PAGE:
From one drug to another
Gangsters had to look for greener pastures. How that happened is the story told in Dope Men.
While alcohol Prohibition was repealed, bans on heroin, cocaine and morphine were not. In 1937, cannabis was added to the hall of shame. The transition from bootlegging to drug dealing was smooth: the same outfits were easily recycled. The Gulf Cartel, Mexico’s oldest criminal operation, began in the early 1930s as a small crew of rum-runners to Texas. But it was Rothstein and his New York clique, which included Luciano, Diamond and others, who pioneered narcotrafficking as it’s now known, dispatching envoys to broker drug deals in Europe and the Far East.
“These cartels are still around today, but not ran by the Italians,” said Ferranti.
“I think back in the 1920s criminals and gangsters could get away with so much more. Everything is so public today: murders on social media; gangsters stunting and fronting online. It’s a totally different world. I think mobsters like Luciano and especially Rothstein would cringe at what the gangsters of today get up to. But they still had a ‘fuck the police’ mentality. That has never changed.”
In many ways, Prohibition was a trial run for the War on Drugs. There was:
- Racial profiling (the Ku Klux Klan took the opportunity to bully Catholic immigrants and African-Americans);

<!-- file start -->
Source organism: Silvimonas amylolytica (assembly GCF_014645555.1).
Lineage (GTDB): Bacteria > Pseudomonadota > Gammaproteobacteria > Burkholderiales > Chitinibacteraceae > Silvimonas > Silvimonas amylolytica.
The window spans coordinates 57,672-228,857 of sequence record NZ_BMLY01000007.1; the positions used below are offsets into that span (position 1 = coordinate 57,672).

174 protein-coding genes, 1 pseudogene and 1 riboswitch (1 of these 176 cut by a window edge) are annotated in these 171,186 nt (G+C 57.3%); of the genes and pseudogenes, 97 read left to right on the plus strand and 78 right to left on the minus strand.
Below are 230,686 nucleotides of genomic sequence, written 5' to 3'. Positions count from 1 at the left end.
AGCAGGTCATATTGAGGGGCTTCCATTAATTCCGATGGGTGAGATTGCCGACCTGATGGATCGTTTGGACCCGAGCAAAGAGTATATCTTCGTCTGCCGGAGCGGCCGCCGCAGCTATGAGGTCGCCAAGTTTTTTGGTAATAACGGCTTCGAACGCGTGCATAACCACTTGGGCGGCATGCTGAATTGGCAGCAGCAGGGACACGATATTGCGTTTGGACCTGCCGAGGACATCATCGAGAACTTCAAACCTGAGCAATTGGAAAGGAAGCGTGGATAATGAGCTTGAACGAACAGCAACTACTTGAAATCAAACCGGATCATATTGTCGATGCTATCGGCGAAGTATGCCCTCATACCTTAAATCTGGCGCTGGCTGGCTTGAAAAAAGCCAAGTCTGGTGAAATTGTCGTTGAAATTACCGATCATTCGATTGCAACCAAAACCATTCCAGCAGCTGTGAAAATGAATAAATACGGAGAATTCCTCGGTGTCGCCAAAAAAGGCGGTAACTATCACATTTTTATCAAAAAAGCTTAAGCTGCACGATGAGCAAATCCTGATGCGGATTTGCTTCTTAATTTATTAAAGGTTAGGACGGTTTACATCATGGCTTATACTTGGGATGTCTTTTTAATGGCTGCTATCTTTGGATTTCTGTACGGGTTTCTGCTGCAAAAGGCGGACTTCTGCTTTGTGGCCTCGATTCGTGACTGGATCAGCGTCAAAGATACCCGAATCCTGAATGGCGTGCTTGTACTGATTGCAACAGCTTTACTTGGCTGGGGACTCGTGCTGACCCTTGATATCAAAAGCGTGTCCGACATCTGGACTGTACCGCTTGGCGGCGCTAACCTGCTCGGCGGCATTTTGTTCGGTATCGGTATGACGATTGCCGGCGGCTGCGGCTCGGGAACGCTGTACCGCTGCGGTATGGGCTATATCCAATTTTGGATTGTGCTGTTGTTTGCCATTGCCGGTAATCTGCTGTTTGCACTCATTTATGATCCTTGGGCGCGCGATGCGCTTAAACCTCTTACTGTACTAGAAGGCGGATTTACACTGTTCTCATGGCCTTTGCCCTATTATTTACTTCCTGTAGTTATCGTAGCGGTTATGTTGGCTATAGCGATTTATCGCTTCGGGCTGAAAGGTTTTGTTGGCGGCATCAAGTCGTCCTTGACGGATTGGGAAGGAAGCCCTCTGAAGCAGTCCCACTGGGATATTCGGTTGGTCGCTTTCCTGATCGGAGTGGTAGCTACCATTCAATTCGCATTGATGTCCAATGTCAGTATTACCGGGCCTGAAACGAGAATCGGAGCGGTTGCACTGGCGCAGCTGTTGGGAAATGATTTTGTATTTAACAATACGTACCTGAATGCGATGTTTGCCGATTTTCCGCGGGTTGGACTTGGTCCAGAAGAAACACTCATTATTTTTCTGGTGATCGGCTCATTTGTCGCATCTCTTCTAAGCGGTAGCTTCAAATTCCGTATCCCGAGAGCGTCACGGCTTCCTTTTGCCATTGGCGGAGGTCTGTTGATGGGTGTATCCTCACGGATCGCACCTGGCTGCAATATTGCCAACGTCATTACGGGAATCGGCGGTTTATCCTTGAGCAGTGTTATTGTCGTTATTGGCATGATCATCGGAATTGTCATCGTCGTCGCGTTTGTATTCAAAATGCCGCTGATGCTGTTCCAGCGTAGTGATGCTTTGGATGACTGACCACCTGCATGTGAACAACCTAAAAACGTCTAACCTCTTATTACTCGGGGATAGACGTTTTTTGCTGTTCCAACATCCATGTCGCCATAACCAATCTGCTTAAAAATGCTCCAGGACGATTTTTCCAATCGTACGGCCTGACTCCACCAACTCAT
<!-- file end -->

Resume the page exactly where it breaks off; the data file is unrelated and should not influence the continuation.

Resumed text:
- Mass imprisonment (in 1914 there were only 3,000 federal convicts; by 1930 there would be over 12,000, around a third of whom were Prohibition violators);
- An overdose crisis (On New Year’s Day 1927, forty-one New Yorkers alone died from poisoned hooch).
Now, almost 100 years since its end, we still haven’t learned our lesson.
Did anyone quit drinking, at least? Although rates of liver damage diminished in the 1920s, they similarly fell in “wet” countries, like Britain and Australia, which tightened their drinking laws but did not ban alcohol outright. Murder rates in the US jumped from 6.5 per 100,000 in 1918 before Prohibition, to 9.7 by 1933, the year it was repealed – a then-unprecedented record high which remained unbeaten until the 1980s and early 1990s, when the crack wars raged between the contemporary equivalents of Al Capone.
Seth was a prisoner of the drug war himself, having served twenty-one years for distributing weed and LSD.
“Prohibition was a blueprint for the War on Drugs,” he lays out. “The Dope Men have changed and so have law enforcement, but the ideologies set down by Anslinger have remained.”